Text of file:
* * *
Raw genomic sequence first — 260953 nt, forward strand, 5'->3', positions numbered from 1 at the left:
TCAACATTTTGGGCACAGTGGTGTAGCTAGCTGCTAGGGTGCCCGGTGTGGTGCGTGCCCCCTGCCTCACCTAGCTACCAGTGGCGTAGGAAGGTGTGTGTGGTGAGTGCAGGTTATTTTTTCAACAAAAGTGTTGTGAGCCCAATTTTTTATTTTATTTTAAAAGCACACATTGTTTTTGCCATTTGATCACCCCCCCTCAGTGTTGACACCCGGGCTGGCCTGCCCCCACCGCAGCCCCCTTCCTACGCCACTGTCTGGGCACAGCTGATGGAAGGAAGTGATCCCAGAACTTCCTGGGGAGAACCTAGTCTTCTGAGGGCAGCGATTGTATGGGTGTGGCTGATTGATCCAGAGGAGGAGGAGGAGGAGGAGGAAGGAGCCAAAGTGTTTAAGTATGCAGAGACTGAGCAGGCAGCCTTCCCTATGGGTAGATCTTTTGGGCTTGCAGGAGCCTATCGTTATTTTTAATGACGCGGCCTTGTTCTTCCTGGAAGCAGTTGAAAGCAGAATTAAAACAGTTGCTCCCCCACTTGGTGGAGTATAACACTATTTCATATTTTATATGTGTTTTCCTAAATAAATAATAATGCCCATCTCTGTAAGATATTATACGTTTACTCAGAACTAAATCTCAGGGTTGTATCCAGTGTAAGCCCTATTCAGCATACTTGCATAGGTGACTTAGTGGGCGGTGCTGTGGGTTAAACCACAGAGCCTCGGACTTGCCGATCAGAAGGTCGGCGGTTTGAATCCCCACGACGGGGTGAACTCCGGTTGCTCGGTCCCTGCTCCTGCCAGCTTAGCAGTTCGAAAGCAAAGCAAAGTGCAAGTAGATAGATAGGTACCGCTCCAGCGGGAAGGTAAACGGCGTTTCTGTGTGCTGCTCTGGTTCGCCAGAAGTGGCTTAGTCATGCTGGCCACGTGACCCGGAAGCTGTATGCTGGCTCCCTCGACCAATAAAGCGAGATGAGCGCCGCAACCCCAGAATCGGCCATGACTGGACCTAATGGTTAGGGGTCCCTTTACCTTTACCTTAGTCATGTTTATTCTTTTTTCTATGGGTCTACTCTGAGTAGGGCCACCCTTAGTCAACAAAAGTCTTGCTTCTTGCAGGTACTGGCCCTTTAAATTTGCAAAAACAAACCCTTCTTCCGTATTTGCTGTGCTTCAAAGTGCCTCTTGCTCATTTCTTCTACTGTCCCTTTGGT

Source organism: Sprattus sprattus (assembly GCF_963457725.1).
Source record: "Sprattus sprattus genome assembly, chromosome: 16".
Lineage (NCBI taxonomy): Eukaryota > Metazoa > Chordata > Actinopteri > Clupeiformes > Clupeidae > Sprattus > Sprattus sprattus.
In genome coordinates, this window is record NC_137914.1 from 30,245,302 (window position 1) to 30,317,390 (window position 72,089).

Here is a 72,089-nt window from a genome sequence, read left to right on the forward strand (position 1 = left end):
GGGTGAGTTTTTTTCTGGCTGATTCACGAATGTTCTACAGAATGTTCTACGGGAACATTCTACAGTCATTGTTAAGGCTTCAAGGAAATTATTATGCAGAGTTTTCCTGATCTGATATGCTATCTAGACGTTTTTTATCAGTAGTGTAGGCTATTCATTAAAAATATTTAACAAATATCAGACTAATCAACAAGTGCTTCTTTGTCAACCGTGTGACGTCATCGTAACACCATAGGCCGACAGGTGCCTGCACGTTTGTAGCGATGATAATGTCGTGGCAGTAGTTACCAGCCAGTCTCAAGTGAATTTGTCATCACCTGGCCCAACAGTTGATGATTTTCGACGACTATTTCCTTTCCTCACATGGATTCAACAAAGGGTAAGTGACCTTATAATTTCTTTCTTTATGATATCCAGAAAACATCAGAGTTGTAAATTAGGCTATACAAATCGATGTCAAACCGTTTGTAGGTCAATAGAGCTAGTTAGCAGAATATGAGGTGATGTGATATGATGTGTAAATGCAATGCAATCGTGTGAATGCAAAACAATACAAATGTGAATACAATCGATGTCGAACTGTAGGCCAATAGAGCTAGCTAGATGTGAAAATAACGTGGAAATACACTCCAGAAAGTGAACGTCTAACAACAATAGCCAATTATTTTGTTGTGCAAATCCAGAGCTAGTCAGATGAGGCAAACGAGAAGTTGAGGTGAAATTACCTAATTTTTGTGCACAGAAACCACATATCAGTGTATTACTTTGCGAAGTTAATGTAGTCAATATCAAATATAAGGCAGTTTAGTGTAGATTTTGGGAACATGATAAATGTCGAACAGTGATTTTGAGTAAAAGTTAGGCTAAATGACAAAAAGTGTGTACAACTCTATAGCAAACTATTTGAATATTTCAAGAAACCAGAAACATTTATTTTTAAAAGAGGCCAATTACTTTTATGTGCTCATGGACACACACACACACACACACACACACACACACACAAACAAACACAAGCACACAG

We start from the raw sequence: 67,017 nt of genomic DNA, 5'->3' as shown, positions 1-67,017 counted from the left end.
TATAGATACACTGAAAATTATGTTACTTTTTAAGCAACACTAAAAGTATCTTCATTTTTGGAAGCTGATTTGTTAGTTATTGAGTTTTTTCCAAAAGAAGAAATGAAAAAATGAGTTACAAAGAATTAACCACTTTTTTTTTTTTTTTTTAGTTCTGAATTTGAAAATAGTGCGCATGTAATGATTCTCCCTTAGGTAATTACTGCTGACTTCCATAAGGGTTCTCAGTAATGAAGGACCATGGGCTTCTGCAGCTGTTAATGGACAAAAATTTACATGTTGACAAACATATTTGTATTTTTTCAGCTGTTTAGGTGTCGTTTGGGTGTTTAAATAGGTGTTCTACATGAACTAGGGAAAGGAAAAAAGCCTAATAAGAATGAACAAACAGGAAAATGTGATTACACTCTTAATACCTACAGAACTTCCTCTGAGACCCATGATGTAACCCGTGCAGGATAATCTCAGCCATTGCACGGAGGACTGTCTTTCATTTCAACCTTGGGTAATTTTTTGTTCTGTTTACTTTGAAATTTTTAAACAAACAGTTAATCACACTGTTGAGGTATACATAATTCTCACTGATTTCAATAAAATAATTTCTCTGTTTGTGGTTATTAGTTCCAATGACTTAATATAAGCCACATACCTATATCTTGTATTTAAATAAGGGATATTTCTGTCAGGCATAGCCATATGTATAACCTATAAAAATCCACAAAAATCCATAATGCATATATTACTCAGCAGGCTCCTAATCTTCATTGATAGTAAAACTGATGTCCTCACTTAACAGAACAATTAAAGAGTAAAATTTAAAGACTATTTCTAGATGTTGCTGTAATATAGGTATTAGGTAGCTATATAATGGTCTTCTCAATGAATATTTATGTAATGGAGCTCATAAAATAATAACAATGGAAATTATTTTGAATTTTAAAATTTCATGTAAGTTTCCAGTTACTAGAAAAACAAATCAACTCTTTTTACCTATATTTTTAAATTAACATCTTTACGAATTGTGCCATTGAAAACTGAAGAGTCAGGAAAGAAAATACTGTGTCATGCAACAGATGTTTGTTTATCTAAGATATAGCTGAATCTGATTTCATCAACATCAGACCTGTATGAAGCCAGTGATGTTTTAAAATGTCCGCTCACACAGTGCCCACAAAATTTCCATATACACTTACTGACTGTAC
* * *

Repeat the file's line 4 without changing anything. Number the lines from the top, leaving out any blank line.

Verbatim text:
Source record: "Sprattus sprattus genome assembly, chromosome: 16".